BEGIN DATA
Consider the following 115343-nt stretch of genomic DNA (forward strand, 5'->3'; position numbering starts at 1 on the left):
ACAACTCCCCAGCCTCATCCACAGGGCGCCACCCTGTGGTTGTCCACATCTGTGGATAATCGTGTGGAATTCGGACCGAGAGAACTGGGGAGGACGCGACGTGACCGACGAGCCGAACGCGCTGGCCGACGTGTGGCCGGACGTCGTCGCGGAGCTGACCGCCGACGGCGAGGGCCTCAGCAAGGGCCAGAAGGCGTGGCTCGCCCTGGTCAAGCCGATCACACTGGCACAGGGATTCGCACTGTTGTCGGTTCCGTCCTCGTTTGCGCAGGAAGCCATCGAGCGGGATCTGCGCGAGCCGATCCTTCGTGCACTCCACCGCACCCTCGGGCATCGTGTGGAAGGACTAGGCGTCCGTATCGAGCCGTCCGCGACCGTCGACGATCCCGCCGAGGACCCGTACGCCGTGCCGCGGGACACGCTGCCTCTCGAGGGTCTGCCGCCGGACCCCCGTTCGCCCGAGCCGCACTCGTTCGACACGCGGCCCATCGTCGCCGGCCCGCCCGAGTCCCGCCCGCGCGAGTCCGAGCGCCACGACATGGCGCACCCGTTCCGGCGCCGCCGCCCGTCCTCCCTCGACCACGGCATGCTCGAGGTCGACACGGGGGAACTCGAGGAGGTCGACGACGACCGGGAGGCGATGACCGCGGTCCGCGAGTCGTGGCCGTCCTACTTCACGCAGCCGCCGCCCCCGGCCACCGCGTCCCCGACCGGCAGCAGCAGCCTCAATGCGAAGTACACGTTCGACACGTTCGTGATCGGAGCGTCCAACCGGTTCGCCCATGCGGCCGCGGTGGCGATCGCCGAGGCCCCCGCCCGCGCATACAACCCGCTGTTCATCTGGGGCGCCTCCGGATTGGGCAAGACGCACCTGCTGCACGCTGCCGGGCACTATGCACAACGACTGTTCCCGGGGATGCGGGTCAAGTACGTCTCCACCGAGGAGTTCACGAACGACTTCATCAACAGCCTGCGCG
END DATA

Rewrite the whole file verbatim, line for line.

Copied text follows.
Consider the following 115343-nt stretch of genomic DNA (forward strand, 5'->3'; position numbering starts at 1 on the left):
ACAACTCCCCAGCCTCATCCACAGGGCGCCACCCTGTGGTTGTCCACATCTGTGGATAATCGTGTGGAATTCGGACCGAGAGAACTGGGGAGGACGCGACGTGACCGACGAGCCGAACGCGCTGGCCGACGTGTGGCCGGACGTCGTCGCGGAGCTGACCGCCGACGGCGAGGGCCTCAGCAAGGGCCAGAAGGCGTGGCTCGCCCTGGTCAAGCCGATCACACTGGCACAGGGATTCGCACTGTTGTCGGTTCCGTCCTCGTTTGCGCAGGAAGCCATCGAGCGGGATCTGCGCGAGCCGATCCTTCGTGCACTCCACCGCACCCTCGGGCATCGTGTGGAAGGACTAGGCGTCCGTATCGAGCCGTCCGCGACCGTCGACGATCCCGCCGAGGACCCGTACGCCGTGCCGCGGGACACGCTGCCTCTCGAGGGTCTGCCGCCGGACCCCCGTTCGCCCGAGCCGCACTCGTTCGACACGCGGCCCATCGTCGCCGGCCCGCCCGAGTCCCGCCCGCGCGAGTCCGAGCGCCACGACATGGCGCACCCGTTCCGGCGCCGCCGCCCGTCCTCCCTCGACCACGGCATGCTCGAGGTCGACACGGGGGAACTCGAGGAGGTCGACGACGACCGGGAGGCGATGACCGCGGTCCGCGAGTCGTGGCCGTCCTACTTCACGCAGCCGCCGCCCCCGGCCACCGCGTCCCCGACCGGCAGCAGCAGCCTCAATGCGAAGTACACGTTCGACACGTTCGTGATCGGAGCGTCCAACCGGTTCGCCCATGCGGCCGCGGTGGCGATCGCCGAGGCCCCCGCCCGCGCATACAACCCGCTGTTCATCTGGGGCGCCTCCGGATTGGGCAAGACGCACCTGCTGCACGCTGCCGGGCACTATGCACAACGACTGTTCCCGGGGATGCGGGTCAAGTACGTCTCCACCGAGGAGTTCACGAACGACTTCATCAACAGCCTGCGCG